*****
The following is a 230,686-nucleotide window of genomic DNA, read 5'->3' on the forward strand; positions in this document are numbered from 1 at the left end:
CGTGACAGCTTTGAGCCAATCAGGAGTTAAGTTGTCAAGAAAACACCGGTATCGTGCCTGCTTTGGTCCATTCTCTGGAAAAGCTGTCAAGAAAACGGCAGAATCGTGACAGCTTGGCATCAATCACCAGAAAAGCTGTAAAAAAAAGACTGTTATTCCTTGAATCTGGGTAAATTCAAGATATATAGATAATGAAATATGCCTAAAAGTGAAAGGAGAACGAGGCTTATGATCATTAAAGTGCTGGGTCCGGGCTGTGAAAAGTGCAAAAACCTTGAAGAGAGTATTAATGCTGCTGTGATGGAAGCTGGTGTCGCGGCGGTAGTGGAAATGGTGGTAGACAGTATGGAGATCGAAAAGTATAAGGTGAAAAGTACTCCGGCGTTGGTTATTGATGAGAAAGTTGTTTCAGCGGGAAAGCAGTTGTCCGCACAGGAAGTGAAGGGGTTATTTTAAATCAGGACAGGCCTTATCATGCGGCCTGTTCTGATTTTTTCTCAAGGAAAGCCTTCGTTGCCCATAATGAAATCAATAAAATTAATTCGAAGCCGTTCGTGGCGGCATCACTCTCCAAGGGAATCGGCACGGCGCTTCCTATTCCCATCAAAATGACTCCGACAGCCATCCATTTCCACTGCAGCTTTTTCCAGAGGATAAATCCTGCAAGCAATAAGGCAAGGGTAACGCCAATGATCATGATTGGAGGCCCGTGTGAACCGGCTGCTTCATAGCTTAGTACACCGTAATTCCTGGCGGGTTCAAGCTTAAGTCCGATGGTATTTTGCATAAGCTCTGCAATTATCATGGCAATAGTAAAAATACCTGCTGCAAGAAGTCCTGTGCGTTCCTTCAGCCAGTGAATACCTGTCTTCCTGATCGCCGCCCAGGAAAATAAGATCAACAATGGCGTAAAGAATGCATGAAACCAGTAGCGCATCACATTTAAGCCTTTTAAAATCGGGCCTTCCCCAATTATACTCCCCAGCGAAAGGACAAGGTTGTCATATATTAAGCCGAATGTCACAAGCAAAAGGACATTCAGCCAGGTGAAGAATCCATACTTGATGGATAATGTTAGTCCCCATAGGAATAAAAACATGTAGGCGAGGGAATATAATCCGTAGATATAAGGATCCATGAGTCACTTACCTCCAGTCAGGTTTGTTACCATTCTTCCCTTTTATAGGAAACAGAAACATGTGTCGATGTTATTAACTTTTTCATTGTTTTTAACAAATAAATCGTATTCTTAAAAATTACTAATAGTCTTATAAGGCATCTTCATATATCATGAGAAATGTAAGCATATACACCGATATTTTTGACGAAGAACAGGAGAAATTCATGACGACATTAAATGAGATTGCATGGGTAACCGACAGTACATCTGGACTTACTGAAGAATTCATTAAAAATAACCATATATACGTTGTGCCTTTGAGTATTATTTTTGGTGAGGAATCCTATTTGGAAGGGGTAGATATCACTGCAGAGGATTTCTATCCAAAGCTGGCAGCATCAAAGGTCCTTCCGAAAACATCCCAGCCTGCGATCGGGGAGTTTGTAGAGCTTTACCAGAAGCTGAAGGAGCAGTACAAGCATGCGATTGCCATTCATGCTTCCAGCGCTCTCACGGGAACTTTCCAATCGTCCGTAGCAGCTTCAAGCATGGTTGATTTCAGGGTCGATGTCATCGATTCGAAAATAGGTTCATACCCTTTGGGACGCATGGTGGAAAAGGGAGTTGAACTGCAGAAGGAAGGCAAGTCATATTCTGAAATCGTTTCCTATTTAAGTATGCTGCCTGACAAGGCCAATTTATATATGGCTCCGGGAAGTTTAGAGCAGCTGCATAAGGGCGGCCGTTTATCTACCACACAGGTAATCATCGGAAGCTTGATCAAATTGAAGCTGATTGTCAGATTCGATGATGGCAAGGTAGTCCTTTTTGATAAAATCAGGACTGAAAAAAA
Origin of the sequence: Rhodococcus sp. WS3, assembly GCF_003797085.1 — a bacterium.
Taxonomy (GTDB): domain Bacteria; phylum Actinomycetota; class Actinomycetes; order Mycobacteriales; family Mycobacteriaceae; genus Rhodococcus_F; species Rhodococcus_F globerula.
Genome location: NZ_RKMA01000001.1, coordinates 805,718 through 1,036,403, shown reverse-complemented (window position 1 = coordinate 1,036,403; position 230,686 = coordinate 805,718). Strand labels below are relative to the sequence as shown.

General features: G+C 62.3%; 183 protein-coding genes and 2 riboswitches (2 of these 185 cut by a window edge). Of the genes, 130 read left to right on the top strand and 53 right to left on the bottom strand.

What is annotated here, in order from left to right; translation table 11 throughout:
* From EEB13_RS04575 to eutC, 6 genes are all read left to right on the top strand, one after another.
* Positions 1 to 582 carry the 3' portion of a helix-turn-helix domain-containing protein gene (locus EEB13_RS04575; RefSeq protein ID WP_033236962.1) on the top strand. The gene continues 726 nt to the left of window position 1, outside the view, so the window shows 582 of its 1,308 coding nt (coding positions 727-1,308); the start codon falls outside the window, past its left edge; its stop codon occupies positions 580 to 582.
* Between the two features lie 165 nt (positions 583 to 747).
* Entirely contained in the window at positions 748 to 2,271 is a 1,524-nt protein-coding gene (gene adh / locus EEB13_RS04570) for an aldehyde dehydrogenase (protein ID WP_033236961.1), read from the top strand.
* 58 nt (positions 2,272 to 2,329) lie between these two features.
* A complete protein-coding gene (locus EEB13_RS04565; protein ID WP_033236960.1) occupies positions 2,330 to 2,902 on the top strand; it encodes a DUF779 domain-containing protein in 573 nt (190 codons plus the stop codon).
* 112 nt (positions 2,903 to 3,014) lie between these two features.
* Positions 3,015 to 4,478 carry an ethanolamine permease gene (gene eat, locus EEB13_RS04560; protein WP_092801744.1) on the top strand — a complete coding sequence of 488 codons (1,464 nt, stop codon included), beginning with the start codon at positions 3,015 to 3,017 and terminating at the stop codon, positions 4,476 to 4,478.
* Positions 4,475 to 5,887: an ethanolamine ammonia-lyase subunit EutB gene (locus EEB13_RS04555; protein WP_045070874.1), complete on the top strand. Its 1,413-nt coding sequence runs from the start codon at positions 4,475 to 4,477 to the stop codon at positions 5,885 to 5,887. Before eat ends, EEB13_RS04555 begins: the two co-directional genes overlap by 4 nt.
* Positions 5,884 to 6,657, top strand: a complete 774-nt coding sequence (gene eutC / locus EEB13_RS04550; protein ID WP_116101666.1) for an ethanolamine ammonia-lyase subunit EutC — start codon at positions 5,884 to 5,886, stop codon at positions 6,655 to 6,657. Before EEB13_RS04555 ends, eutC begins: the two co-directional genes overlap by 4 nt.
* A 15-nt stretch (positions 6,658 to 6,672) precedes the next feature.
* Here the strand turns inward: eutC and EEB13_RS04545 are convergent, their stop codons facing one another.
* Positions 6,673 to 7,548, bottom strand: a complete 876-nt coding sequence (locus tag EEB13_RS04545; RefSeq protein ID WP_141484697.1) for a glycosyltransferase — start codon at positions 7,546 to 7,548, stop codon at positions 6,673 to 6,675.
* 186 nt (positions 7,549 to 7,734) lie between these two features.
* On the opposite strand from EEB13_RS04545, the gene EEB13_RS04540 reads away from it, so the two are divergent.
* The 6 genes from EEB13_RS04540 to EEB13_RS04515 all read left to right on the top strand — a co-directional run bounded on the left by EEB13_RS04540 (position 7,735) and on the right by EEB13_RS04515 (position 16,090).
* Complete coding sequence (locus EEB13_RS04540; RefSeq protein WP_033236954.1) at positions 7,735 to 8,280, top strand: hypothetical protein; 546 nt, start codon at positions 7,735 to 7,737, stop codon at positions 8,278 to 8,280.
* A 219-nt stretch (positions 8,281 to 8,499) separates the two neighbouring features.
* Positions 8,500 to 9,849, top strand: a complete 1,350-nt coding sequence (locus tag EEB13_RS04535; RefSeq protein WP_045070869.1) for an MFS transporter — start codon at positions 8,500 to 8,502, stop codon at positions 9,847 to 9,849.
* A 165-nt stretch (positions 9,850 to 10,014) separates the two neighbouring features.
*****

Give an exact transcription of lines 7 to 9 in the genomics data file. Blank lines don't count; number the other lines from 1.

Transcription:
What is annotated here, in order from left to right; translation table 11 throughout:
* From EEB13_RS04575 to eutC, 6 genes are all read left to right on the top strand, one after another.
* Positions 1 to 582 carry the 3' portion of a helix-turn-helix domain-containing protein gene (locus EEB13_RS04575; RefSeq protein ID WP_033236962.1) on the top strand. The gene continues 726 nt to the left of window position 1, outside the view, so the window shows 582 of its 1,308 coding nt (coding positions 727-1,308); the start codon falls outside the window, past its left edge; its stop codon occupies positions 580 to 582.